|Connelly’s Top Ten: Who Cares About the Super Bowl||Surging Celtics To Clash With Cavaliers||Orlando Magic Snaps Boston’s 5-Game Winning Streak||Connelly’s Top Ten: Dog Day of Sports!|
Amongst all the talk of a potential lockout and the prospects of new CBA deal, there was some actual football news to announce Tuesday.
Tiki Barber — yes, that Tiki Barber — filed paperwork to the NFL to come out of retirement, according to the New York Times. Barber, 36, last played in the NFL in 2006 where he rushed for 1,662 yards and five touchdowns. Upon retiring, Barber became critical of New York Giants coach Tom Coughlin and other fellow teammates.
Follow his NFL career Barber worked for NBC as an NFL analyst, before being terminated in May 2010. In terms of production, Barber had one of the more successful careers that an NFL running back can have — albeit never winning a Super Bowl. Barber rushed for 10,449 yards and 55 touchdowns over the course of his 10 years.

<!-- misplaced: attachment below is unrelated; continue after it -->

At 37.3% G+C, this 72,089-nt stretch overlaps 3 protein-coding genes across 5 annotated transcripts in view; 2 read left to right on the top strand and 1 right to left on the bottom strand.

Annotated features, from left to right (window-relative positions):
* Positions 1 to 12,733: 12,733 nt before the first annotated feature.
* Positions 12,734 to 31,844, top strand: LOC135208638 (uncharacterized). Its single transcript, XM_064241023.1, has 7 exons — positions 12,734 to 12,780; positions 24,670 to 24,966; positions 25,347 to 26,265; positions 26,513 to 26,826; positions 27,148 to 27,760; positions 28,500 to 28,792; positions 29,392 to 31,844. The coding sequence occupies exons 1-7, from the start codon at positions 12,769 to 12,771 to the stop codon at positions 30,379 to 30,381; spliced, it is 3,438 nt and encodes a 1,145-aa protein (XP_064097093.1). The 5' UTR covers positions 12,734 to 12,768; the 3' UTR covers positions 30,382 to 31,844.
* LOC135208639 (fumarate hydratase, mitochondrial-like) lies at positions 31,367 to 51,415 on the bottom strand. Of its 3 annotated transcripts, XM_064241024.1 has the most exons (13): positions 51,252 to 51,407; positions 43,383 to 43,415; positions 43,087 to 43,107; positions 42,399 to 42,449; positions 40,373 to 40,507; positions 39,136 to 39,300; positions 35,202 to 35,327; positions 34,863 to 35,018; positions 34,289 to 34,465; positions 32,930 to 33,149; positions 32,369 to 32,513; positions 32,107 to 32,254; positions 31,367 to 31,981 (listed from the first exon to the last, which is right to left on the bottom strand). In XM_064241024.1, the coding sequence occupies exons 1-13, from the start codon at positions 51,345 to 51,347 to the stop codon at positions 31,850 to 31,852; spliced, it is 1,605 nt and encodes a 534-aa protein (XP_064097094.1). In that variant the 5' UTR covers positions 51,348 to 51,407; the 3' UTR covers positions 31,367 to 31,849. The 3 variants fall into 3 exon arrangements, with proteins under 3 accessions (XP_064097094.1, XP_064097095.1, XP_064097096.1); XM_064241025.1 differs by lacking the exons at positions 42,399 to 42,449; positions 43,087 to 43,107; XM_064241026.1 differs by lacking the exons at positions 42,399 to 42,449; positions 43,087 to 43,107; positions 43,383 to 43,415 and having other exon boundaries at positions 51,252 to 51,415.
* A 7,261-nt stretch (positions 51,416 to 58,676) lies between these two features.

Still, the decision is an odd one to say the least. There is speculation that Barber is flat out broke and is doing this for financial reasons. Whatever the case may be, the fact of the matter is that Barber may not have anything to offer an NFL team.
Although Barber’s body should be in tip-top condition, it’s hard to tell if he still has the speed to be effective. If Barber does get a chance — whenever the NFL play’s its next season — he will probably be a third-down back.
According to Pro Football Talk, Barber would like to play for the Pittsburgh Steelers. It’s hard to imagine what his fellow NFL players think about Barber, basically playing for the wrong reasons. In a way it’s unfair that Barber can do something like this. In reality, what does a 36-year-old running back provide to an offense that a 22-year-old rookie can’t?
Not only is Barber allegedly solely coming back to the NFL because he mis-managed his finances, but with him returning he is taking away the opportunity of a young college running back to make a name for himself.
The NFL is about opportunity not a quick-fix money scheme.